And though Idaho is part of the shelter-in-place mandate during the COVID-19 pandemic, our Governor, Brad Little, encouraged its residents to go outside and get exercise—takes walks, ride our bicycles—just not in groups.
We live a stone’s throws from the Boise River Greenbelt. On one of my daily walks, I heard the distinctive sound of a woodpecker. And though I didn’t see it, this looks like where it might have been:
When I was a kid, Saturday mornings were cartoon-laden with the likes of Beanie and Cecil, Bugs Bunny, Daffy Duck, and Woody Woodpecker.
Rat-a-tat-tat! Rat-a-tat-tat! Spring is the harbinger of new things. Zoom has become my new way of facilitating and receiving what had previously been in-person sessions.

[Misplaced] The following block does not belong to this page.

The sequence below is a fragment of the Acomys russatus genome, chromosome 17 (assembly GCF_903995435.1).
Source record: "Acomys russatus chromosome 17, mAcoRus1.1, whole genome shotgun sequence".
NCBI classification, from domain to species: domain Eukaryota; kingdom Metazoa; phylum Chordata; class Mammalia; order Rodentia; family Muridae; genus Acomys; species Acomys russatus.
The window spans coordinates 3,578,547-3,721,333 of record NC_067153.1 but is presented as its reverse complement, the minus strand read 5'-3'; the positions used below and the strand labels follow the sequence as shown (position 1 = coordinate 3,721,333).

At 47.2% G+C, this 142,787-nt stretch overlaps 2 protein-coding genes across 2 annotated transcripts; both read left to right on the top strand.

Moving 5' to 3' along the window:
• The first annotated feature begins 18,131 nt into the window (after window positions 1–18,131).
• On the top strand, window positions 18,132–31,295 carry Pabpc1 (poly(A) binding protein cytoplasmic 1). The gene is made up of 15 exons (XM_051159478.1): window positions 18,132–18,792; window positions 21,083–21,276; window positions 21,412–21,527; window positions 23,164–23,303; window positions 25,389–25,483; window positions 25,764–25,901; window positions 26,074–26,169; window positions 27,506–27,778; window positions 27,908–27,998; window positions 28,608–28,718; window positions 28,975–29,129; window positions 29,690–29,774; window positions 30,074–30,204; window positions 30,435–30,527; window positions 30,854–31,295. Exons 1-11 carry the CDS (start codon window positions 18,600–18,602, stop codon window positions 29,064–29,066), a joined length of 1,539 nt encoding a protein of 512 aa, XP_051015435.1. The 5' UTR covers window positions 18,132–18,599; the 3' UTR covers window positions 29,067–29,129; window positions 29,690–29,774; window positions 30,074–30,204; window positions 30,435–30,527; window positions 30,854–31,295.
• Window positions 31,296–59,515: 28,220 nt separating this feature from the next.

The squirrels in our neck of the woods are industriously gathering and hoarding acorns for winter. The empty holes in the precision-drilled oak trunks are tell-tale signs that the cheeky little fellows have additionally robbed the woodpeckers of their bounty.
It’s no secret that great things often have small beginnings. What begin as acorns become mighty oaks, and I’ve learned a lot from observing the towering sentinels in our yard:
Deep roots keep us grounded—know who I am, what I value, and why I’m here.
Teamwork and being able to stand alone are equally important.
Energy efficient, trees waste very little.
Stillness has many rewards—slow down.
Flexibility allows us to bend, not break, in stormy weather.
As trees close a cycle, they shed baggage to move forward into the next cycle.